Except for music, Vimeo strictly controls, monitors, and curates (in its words) the audiovisual works it copies, performs, and distributes. It prohibits – and uses its personnel and tools to review, monitor, and delete – all sorts of videos, including television programs, movies, and movie trailers, as well as “gameplay videos,” “commercial” videos (such as product promotions or real estate tours), “sexually explicit” videos, and “fan vids,” among others…. It enforces its discretionary and subjective guidelines to eliminate content that is not “Vimeoesque.”… All in order to mold its website and control its image…. Despite its pervasive involvement in and control of the content on its website, Vimeo does nothing to limit the infringing use of music on its website.
That may sound damning, but it’s not as strong as it sounds. Determining whether or not a video includes infringing music is not as simple as the paragraph makes it sound. Vimeo has no way of knowing whether or not the video maker properly licensed the song in question in most cases. The other things it monitors for are much easier for it to determine. This is a major issue that supporters of copyright law often ignore.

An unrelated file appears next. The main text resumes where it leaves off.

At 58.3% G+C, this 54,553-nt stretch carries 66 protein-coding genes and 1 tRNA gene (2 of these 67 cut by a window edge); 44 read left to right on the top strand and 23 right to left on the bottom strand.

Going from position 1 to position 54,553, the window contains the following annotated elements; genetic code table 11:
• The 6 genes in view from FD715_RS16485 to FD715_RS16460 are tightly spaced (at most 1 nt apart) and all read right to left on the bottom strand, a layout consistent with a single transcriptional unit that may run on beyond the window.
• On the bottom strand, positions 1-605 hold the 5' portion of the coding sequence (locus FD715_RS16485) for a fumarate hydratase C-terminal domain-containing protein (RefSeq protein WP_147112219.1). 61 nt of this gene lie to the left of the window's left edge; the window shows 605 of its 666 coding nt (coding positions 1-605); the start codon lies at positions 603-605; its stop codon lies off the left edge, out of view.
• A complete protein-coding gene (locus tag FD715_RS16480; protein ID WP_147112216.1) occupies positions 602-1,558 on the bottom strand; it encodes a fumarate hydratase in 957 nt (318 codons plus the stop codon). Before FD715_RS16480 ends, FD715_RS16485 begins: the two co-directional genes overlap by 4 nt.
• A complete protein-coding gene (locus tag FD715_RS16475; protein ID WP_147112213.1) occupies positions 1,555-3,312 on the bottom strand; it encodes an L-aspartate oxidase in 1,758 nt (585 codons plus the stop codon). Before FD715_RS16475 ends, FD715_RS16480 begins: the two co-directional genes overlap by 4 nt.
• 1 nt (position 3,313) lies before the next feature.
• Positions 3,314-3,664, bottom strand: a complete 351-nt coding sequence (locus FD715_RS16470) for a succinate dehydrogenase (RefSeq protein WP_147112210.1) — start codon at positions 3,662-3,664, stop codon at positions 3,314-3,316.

The labels’ attack on lipdubs is really kind of ridiculous when you think about it:
One of the early “creations” by Vimeo’s founder was a video format in which he “lip synched” to a commercial, copyrighted recording, synchronized the recording into the video during editing, and uploaded the video, making it available to every Vimeo user…. He named this “a lip dub,” and it was promoted as the “signature” Vimeo video genre, something that “put us [Vimeo] on the map.” …. As Vimeo and its users know, these popular lip dub videos, by definition, copy and incorporate copyrighted music without consent or license. … (If Vimeo “suddenly started to ban videos with copyrighted music, like lipdubs, then I would be pissed but I would have to realize it’s their final decision.”) That also is apparent from Vimeo’s instructions on its home page on how to create lip dubs…. (“Like a music video. Shoot yourself mouthing along to a song then synch it with a high quality copy of the song in an editing program.”).
Lip dubs were heavily promoted. Vimeo provided a “Lip Dub Stars” channel, labeling it a channel “we like” and securing commercial sponsorship for it…. Lip dubs were featured as a “Vimeo Obsession” on Vimeo’s home page…. “Lip dub” became one of the top seven key words that drew visitors to Vimeo …, and appeared (in several variants) in an internal chart of top “searches per day” on the Vimeo Website